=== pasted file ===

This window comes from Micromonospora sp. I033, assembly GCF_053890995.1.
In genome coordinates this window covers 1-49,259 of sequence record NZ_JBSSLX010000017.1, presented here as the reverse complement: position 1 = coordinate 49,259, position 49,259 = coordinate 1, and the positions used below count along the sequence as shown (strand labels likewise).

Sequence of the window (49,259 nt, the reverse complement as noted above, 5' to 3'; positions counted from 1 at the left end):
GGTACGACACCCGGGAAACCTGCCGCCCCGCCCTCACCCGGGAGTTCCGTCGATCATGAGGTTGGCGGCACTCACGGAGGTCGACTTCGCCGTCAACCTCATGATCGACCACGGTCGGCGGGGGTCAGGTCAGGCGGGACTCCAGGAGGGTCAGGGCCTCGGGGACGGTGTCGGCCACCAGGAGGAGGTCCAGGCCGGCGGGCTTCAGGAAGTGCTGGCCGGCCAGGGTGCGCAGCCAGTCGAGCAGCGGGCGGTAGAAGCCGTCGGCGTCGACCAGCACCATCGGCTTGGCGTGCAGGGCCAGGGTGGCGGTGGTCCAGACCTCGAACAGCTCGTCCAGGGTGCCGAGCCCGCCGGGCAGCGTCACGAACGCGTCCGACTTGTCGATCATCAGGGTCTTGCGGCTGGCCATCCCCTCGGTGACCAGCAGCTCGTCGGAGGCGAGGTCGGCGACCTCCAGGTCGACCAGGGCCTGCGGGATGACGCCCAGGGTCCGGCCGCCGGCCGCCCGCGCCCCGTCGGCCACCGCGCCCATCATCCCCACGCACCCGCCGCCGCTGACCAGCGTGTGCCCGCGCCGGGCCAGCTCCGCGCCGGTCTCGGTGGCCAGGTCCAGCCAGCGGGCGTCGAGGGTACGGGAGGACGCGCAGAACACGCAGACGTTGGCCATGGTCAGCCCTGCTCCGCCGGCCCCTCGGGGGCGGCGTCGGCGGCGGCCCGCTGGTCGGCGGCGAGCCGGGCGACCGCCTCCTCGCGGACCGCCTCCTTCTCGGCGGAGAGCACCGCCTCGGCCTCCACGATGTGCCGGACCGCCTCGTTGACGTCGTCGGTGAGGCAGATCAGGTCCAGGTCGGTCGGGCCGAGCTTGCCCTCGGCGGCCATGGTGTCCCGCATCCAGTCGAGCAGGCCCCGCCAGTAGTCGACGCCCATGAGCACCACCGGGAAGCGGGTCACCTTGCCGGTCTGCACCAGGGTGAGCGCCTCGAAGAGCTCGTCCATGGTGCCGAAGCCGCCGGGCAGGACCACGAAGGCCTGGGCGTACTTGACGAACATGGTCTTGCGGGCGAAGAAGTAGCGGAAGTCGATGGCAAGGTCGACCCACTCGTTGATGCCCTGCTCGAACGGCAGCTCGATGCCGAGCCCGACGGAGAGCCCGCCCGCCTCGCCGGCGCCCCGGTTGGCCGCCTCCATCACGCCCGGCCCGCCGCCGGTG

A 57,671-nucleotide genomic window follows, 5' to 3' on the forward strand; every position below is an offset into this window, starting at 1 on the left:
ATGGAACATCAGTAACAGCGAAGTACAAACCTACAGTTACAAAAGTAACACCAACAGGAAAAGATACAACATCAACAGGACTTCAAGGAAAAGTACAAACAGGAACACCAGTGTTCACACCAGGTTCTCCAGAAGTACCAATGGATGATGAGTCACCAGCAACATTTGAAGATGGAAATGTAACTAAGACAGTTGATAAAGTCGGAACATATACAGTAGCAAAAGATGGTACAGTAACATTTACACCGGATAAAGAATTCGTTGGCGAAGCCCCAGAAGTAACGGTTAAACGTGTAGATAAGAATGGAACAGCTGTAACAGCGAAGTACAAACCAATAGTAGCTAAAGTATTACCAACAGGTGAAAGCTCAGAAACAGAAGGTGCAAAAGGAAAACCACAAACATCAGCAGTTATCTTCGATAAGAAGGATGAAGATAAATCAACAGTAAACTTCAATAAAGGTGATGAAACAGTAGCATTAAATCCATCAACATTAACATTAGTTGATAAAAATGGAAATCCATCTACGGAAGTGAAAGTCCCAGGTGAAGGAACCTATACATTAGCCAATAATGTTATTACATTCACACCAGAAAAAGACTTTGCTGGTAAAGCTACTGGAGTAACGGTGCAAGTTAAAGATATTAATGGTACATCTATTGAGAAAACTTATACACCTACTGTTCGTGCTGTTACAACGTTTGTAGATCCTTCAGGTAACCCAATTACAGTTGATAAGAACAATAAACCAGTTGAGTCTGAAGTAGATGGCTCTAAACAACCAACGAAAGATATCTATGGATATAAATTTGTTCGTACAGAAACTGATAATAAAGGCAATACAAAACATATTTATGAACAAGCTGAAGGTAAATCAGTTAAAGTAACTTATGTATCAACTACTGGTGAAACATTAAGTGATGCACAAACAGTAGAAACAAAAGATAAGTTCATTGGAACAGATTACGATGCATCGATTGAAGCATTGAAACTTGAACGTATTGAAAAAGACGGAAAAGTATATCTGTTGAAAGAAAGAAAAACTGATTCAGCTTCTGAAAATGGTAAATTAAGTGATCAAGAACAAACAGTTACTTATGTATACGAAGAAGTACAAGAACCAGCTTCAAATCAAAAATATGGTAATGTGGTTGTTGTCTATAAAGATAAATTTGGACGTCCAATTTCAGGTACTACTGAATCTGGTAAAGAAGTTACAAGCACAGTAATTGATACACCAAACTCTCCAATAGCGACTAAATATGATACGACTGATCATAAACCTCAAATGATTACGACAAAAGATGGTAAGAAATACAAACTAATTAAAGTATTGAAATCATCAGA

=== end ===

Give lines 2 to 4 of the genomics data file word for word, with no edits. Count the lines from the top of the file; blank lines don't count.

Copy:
In genome coordinates this window covers 1-49,259 of sequence record NZ_JBSSLX010000017.1, presented here as the reverse complement: position 1 = coordinate 49,259, position 49,259 = coordinate 1, and the positions used below count along the sequence as shown (strand labels likewise).

Sequence of the window (49,259 nt, the reverse complement as noted above, 5' to 3'; positions counted from 1 at the left end):
GGTACGACACCCGGGAAACCTGCCGCCCCGCCCTCACCCGGGAGTTCCGTCGATCATGAGGTTGGCGGCACTCACGGAGGTCGACTTCGCCGTCAACCTCATGATCGACCACGGTCGGCGGGGGTCAGGTCAGGCGGGACTCCAGGAGGGTCAGGGCCTCGGGGACGGTGTCGGCCACCAGGAGGAGGTCCAGGCCGGCGGGCTTCAGGAAGTGCTGGCCGGCCAGGGTGCGCAGCCAGTCGAGCAGCGGGCGGTAGAAGCCGTCGGCGTCGACCAGCACCATCGGCTTGGCGTGCAGGGCCAGGGTGGCGGTGGTCCAGACCTCGAACAGCTCGTCCAGGGTGCCGAGCCCGCCGGGCAGCGTCACGAACGCGTCCGACTTGTCGATCATCAGGGTCTTGCGGCTGGCCATCCCCTCGGTGACCAGCAGCTCGTCGGAGGCGAGGTCGGCGACCTCCAGGTCGACCAGGGCCTGCGGGATGACGCCCAGGGTCCGGCCGCCGGCCGCCCGCGCCCCGTCGGCCACCGCGCCCATCATCCCCACGCACCCGCCGCCGCTGACCAGCGTGTGCCCGCGCCGGGCCAGCTCCGCGCCGGTCTCGGTGGCCAGGTCCAGCCAGCGGGCGTCGAGGGTACGGGAGGACGCGCAGAACACGCAGACGTTGGCCATGGTCAGCCCTGCTCCGCCGGCCCCTCGGGGGCGGCGTCGGCGGCGGCCCGCTGGTCGGCGGCGAGCCGGGCGACCGCCTCCTCGCGGACCGCCTCCTTCTCGGCGGAGAGCACCGCCTCGGCCTCCACGATGTGCCGGACCGCCTCGTTGACGTCGTCGGTGAGGCAGATCAGGTCCAGGTCGGTCGGGCCGAGCTTGCCCTCGGCGGCCATGGTGTCCCGCATCCAGTCGAGCAGGCCCCGCCAGTAGTCGACGCCCATGAGCACCACCGGGAAGCGGGTCACCTTGCCGGTCTGCACCAGGGTGAGCGCCTCGAAGAGCTCGTCCATGGTGCCGAAGCCGCCGGGCAGGACCACGAAGGCCTGGGCGTACTTGACGAACATGGTCTTGCGGGCGAAGAAGTAGCGGAAGTCGATGGCAAGGTCGACCCACTCGTTGATGCCCTGCTCGAACGGCAGCTCGATGCCGAGCCCGACGGAGAGCCCGCCCGCCTCGCCGGCGCCCCGGTTGGCCGCCTCCATCACGCCCGGCCCGCCGCCGGTG